Wednesday, November 11, 2009


By William Fisher

On the heels of a federal appeals court ruling that only Congress and the executive branch of government – not the courts -- can interfere with government-sponsored “extraordinary rendition, ” a U.S. citizen from New Jersey is asking another court to tell the government it wasn’t OK to secretly imprison and abuse him in three different African countries over a period of four months.

The citizen is Amir Meshal, 24, the son of Muslim immigrants from Egypt.
According to the American Civil Liberties Union (ACLU), which filed the lawsuit in Meshal’s behalf, after fleeing hostilities in Somalia in 2006, Meshal was arrested, secretly imprisoned in inhumane conditions and subjected to harsh interrogations by U.S. officials over 30 times in three different countries before ultimately being released four months later without charge,

"This case challenges the US government’s effort to evade accountability for illegal detention and interrogations in counter-terrorism operations by masking and hiding its involvement," Jonathan Hafetz, a staff attorney with the ACLU National Security Project, told IPS.

According to the ACLU, Meshal was studying Islam in Mogadishu, Somalia, in December 2006, when hostilities broke out. With the airport disabled by bombing, Meshal fled to neighboring Kenya, where he wandered in the forest for three weeks seeking shelter and assistance before being arrested. Following his arrest, he was detained and repeatedly interrogated by U.S. officials who threatened to harm him, denied him access to counsel and accused him of receiving training from al-Qaeda, which Meshal denied.

Following his arrest and detention in Kenya, the suit says Meshal was illegally rendered to Somalia and then to Ethiopia where he was imprisoned in secret for over three months. There, U.S. officials subjected him to harsh interrogations while denying him due process and access to a lawyer, his family or anyone else in the outside world.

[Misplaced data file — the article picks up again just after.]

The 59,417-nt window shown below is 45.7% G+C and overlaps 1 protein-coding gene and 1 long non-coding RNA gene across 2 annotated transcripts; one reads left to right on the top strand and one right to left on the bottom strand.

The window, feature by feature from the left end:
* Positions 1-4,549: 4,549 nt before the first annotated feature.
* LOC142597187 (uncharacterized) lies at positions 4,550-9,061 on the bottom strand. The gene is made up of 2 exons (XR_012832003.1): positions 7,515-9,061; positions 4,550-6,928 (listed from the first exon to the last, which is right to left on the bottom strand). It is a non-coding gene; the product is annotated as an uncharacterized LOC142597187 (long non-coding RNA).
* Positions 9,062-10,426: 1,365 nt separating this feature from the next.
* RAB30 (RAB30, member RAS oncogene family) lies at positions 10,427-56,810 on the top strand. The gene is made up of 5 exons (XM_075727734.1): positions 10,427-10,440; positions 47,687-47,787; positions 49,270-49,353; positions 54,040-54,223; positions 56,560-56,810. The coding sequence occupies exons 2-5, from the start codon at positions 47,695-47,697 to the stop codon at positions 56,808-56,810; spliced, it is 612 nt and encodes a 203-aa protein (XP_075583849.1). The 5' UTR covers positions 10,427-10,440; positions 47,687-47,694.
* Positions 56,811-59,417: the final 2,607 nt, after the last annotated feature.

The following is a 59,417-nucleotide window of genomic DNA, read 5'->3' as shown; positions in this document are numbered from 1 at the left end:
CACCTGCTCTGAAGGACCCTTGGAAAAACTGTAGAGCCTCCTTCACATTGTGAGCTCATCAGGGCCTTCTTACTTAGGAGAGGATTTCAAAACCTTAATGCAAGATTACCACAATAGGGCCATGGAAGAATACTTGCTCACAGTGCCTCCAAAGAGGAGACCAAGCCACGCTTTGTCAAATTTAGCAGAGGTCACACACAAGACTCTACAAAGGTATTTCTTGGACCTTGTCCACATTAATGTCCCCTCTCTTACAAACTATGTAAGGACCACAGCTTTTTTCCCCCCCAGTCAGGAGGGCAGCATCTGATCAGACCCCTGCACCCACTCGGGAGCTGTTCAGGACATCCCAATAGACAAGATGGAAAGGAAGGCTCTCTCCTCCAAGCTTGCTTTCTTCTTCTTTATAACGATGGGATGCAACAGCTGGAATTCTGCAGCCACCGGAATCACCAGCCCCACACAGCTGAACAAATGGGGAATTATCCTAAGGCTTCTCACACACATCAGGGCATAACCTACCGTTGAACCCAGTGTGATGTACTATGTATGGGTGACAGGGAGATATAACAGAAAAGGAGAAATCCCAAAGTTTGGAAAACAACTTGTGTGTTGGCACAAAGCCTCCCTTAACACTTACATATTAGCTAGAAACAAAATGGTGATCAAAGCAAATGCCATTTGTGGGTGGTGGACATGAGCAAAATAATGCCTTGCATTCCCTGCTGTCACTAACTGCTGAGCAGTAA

“The harsh treatment and mental anguish this individual suffered should never be experienced by anyone, let alone an American citizen at the hands of his own government,” said Hafetz. “This violation of basic constitutional rights must be remedied.”

Court filings say that during his detention, Meshal was kept in “filthy, crowded conditions in cells infested with cockroaches and given inadequate access to food, water and toilets. While in Kenya, the Americans who interrogated him repeatedly threatened him with torture. The interrogators warned Meshal that he could be sent to Somalia or Egypt, where the Egyptians ‘had ways of making him talk’, if he refused to answer questions or agree to the interrogators' allegations. Meshal was also threatened with being sent to Israel, where, the interrogators said, the Israelis would “make him disappear.”

At least one consular affairs official from the U.S. Embassy in Nairobi met with Meshal and was aware of his detention, but later claimed he lost contact with Meshal following his rendition to Ethiopia. Meshal was finally released in May 2007 with no additional explanation.

“This is a U.S. citizen who was caught in hostilities abroad, and instead of
helping him return, U.S. officials abused him and mistreated him and never
charged him with a crime,” said Nusrat Choudhury, one of the lead lawyers from the ACLU representing Meshal. “Should they be allowed to do that without helping a U.S. citizen get home, and instead, denying him access to lawyers?”

The complaint was filed in the U.S. District Court for the District of Columbia against two agents of the Federal Bureau of Investigation (FBI) and two other unnamed U.S. government officials.